(Updates with CEO comment on possible expansion starting in seventh paragraph, earnings report in 10th paragraph.)
Aug. 30 (Bloomberg) -- Rusoro Mining Ltd., the only publicly traded gold miner left in Venezuela, agreed to transfer its assets to a joint venture with a state-owned company after President Hugo Chavez nationalized the industry.
Rusoro, based in Vancouver, will transfer gold assets in Venezuela to the venture with Petroleos de Venezuela SA and own 45 percent of the new company, Chief Executive Officer Andre Agapov said today in a telephone interview. PDVSA, as the Caracas-based state oil company is called, will own the rest.
“Now, finally there is policy clarity,” Agapov said. “We will be compensated, and the formula for compensation will be identical to the way they compensated the petroleum companies in 2006 and 2007. It’s basically book value with some premium.”
Chavez on Aug. 23 said that PDVSA would begin gold mining operations in the country after nationalizing the industry this month. The new venture may be able to increase annual production to 500,000 ounces from 100,000 ounces now within two years of funding, Agapov said. PDVSA will pay its share of capital expenditures in the venture.
Rusoro fell 7 percent to 13 Canadian cents in Toronto trading as of 12:10 p.m. New York time. The stock has plunged 68 percent this year.
Rusoro officials met with Oil Minister Rafael Ramirez last week in Caracas, and a formal agreement may be reached before year-end, Agapov said. A PDVSA spokesman, who declined to be named citing company policy, said today that negotiations are taking place.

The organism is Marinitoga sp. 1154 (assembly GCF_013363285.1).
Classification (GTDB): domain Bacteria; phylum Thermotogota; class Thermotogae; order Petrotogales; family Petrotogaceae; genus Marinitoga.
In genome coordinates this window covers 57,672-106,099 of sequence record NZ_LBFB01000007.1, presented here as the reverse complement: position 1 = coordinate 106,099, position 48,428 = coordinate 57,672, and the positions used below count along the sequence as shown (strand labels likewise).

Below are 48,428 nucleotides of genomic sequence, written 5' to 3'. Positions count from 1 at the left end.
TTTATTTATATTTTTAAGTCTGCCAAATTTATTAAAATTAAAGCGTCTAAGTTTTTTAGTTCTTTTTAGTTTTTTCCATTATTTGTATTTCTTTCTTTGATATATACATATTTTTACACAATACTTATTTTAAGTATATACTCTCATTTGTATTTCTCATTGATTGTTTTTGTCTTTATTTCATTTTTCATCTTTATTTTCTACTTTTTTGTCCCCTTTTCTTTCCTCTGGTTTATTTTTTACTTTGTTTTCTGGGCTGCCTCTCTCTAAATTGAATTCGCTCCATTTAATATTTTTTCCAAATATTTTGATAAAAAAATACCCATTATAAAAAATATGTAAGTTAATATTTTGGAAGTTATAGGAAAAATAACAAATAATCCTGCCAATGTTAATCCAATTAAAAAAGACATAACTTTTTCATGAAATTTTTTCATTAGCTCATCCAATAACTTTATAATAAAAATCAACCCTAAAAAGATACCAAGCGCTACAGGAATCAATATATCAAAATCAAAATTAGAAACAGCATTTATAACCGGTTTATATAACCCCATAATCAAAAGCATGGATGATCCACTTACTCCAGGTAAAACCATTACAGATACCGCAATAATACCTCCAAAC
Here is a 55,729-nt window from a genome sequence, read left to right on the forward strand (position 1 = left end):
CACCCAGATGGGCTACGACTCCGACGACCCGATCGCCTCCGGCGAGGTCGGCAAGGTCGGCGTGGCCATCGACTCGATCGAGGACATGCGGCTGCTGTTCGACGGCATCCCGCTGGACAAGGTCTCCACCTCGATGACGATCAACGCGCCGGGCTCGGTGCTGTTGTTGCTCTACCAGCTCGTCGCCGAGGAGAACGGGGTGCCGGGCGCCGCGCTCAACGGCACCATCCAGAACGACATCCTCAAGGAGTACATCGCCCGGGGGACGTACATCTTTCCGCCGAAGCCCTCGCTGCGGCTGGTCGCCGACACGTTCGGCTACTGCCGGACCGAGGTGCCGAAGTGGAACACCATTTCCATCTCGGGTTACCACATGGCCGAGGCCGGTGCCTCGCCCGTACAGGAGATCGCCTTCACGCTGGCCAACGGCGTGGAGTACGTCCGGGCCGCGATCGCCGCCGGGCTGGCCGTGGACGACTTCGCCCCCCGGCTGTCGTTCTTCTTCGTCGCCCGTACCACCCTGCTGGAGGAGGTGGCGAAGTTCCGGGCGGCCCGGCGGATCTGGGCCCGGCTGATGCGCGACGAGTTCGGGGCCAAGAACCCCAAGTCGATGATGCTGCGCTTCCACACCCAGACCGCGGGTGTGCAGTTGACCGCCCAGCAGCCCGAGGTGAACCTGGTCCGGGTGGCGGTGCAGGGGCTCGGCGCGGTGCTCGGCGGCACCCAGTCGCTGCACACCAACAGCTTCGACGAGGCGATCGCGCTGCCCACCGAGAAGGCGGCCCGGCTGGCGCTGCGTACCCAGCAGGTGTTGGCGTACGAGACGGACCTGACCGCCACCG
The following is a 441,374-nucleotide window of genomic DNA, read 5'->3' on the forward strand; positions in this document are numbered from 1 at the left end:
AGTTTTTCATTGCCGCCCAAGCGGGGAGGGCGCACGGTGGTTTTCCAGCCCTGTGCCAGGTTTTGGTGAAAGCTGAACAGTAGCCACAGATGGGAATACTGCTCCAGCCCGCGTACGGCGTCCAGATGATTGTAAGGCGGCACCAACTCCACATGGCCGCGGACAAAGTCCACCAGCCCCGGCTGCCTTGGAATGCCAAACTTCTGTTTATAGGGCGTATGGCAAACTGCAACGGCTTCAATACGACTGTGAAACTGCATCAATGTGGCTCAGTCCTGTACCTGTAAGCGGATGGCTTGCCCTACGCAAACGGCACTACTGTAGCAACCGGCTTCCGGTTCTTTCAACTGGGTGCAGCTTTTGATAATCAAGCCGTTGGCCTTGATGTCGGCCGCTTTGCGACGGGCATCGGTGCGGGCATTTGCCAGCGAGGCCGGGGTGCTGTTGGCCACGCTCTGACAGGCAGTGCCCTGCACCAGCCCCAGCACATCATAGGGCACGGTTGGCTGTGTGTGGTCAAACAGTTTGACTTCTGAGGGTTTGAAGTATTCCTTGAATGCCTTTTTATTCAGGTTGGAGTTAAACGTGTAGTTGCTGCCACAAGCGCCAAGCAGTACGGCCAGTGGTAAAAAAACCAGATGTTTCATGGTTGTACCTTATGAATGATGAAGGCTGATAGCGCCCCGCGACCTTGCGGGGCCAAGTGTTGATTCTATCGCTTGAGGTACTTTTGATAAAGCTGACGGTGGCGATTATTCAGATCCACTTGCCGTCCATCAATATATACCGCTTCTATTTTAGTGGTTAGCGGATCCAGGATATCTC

“Minister Ramirez said that there would be possibilities of going jointly into new areas in Venezuela,” Agapov said from London. “They would like to develop some other properties together with us. Once the joint venture is formed, we will have to develop our strategy.”
The new venture will be able to export gold, he said.
Rusoro has two mines in production and 10 exploration projects in Venezuela, according to the company’s website. Rusoro owns and operates the Choco mill facility and has a 95 percent ownership in the Choco 10 mine. The Isidora mine is a joint venture with the Venezuelan government.
Rusoro’s second-quarter production fell 37 percent to 15,975 ounces of finished gold from the year-earlier period, according to an earnings report distributed by Marketwire today. The company posted a net loss of $9.8 million compared with net income of $3.3 million, and revenue dropped 48 percent to $26.6 million from the year ago.
PDVSA will form a compensation panel to be led by Eulogio Del Pino, the company’s vice president of exploration and production, Agapov said.
-- With assistance from Charlie Devereux and Corina Rodriguez Pons in Caracas. Editors: Robin Saponar, Laura Price
To contact the reporter on this story: Nathan Crooks in Caracas at firstname.lastname@example.org
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